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Obsessive-Compulsive Disorder and Related Disorders in Children and Adolescents

By Josephine Elia, MD, Professor of Psychiatry and Human Behavior, Professor of Pediatrics;Attending Physician, Sidney Kimmel Medical College of Thomas Jefferson University;Nemours/A.I. duPont Hospital for Children

Obsessive-compulsive disorder is characterized by recurring, unwanted, intrusive doubts, ideas, images, or impulses (obsessions) and unrelenting urges to do actions (compulsions) to try to lessen the anxiety caused by the obsessions. The obsessions and compulsions cause great distress and interfere with school and relationships.

  • Obsessions often involve worry or fear of being harmed or of loved ones being harmed (for example, by illness, contamination, or death).

  • Compulsions are excessive, repetitive, purposeful behaviors that children feel they must do to manage the doubts (for example, by repeatedly checking to make sure a door is locked), to prevent something bad from happening, or to reduce the anxiety caused by their obsessions.

  • Behavioral therapy and drugs are often used in treatment.

On average, obsessive-compulsive disorder (OCD) begins at about age 19 to 20 years, but over 25% of cases begin before age 14. The disorder often lessens after children reach adulthood.

Obsessive-compulsive disorder includes several related disorders, including

Some children, particularly boys, also have a tic disorder (see Tourette Syndrome and Other Tic Disorders in Children and Adolescents).

Genes and environmental factors are thought to cause OCD. Studies to identify the genes are being done. Infections may be involved in a few cases that begin suddenly. If streptococci are involved, the disorder is called pediatric autoimmune neuropsychiatric disorder associated with streptococci (PANDAS). If other infections (such as Mycoplasma pneumoniae infection) or other conditions (such as stresses) are involved, the disorder is called pediatric acute-onset neuropsychiatric syndrome (PANS).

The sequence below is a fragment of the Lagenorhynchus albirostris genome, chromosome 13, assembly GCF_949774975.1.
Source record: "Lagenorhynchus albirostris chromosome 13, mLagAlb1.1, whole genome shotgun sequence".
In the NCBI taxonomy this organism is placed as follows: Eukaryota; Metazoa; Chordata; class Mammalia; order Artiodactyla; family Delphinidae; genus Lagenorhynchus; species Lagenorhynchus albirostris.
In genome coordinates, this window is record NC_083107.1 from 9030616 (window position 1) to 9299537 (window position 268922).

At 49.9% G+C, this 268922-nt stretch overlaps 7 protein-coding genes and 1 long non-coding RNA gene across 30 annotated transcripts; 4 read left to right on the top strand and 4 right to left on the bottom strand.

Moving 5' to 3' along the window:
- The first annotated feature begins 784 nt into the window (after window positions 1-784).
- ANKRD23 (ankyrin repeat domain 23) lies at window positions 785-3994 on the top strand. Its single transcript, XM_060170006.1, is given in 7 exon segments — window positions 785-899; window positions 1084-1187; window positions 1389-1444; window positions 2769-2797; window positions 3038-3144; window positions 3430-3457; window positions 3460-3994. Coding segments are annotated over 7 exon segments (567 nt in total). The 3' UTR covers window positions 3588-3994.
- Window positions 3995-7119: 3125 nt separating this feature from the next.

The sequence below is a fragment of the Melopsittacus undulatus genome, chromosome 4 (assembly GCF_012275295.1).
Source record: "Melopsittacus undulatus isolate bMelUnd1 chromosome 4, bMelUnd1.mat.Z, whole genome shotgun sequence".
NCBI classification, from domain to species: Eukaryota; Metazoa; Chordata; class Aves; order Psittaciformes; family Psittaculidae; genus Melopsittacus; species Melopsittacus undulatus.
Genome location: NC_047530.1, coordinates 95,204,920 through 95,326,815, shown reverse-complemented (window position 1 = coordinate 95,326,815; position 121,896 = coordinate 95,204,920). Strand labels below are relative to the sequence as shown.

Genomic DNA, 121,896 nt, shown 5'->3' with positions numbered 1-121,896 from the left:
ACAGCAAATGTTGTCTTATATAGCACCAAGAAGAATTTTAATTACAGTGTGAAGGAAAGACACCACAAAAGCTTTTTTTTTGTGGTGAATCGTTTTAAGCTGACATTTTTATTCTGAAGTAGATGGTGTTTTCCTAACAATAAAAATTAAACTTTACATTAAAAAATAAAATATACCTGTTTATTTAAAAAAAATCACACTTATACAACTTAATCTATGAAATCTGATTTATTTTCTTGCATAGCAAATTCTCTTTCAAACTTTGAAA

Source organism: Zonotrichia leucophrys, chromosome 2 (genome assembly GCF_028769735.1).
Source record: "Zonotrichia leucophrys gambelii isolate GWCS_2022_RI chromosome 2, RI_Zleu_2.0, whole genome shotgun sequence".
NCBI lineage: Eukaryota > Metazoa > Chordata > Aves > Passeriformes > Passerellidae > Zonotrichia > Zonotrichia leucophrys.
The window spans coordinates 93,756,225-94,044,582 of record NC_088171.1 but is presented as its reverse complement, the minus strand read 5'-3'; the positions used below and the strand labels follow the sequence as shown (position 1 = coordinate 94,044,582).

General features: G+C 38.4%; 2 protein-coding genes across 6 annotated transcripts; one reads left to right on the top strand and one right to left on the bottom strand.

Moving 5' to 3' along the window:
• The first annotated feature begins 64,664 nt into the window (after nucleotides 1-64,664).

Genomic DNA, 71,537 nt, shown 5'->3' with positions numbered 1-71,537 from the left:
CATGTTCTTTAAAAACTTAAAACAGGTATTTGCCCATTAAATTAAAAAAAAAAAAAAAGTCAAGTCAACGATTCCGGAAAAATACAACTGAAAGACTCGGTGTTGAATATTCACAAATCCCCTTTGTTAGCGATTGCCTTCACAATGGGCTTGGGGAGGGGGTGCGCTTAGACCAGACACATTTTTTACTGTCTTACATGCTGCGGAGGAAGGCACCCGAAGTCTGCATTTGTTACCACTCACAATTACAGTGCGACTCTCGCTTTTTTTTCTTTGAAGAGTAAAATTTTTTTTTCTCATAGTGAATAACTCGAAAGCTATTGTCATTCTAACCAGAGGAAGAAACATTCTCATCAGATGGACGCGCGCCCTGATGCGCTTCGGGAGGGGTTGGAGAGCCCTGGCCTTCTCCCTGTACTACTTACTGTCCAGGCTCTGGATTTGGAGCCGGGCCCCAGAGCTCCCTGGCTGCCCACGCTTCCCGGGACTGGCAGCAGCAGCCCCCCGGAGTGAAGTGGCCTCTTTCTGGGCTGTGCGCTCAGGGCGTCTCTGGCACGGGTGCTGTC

Typically, symptoms develop gradually, and most children can hide their symptoms at first.

Children are often obsessed with worries or fears of being harmed—for example, of contracting a deadly disease or of injuring themselves or others. They feel compelled to do something to balance or neutralize their worries and fears. For example, they may repeatedly do the following:

  • Check to make sure they turned off their alarm or locked a door

  • Wash their hands excessively, resulting in raw, chapped hands

  • Count various things (such as steps)

  • Sit down and get up from a chair

  • Constantly clean and arrange certain objects

  • Make corrections in schoolwork

  • Chew food a certain number of times

  • Avoid touching certain things

  • Make frequent requests for reassurance, sometimes dozens or even hundreds of times per day

Some obsessions and compulsions have a logical connection. For example, children who are obsessed with not getting sick may wash their hands very frequently. However, some are totally unrelated. For example, children may count to 50 over and over to prevent a grandparent from having a heart attack. If they resist the compulsions or are prevented from carrying them out, they become extremely anxious and concerned.

Most children have some idea that their obsessions and compulsions are abnormal and are often embarrassed by them and try to hide them. In many children, the disorder tends to be chronic.


  • Symptoms

Doctors based the diagnosis on symptoms. Several visits may be needed before children with OCD trust a doctor enough to tell the doctor their obsessions and compulsions.


  • Behavioral therapy

  • Sometimes drugs

Behavioral therapy, if available, may be all that is needed if children are highly motivated.

If needed, a combination of behavioral therapy and a type of antidepressant called a selective serotonin reuptake inhibitor (SSRI—see Table: Drug therapy for depression) is usually effective. This combination enables most children to function normally. If SSRIs are ineffective, doctors may prescribe clomipramine, another type of antidepressant. However, it can have serious side effects.

For some children, behavioral therapy can cure the disorder. A few children do not respond to treatment and remain greatly impaired. They may need to be treated as inpatients in a facility where intensive behavioral therapy can be done and drugs can be managed.

If streptococcal infection is involved, antibiotics are used.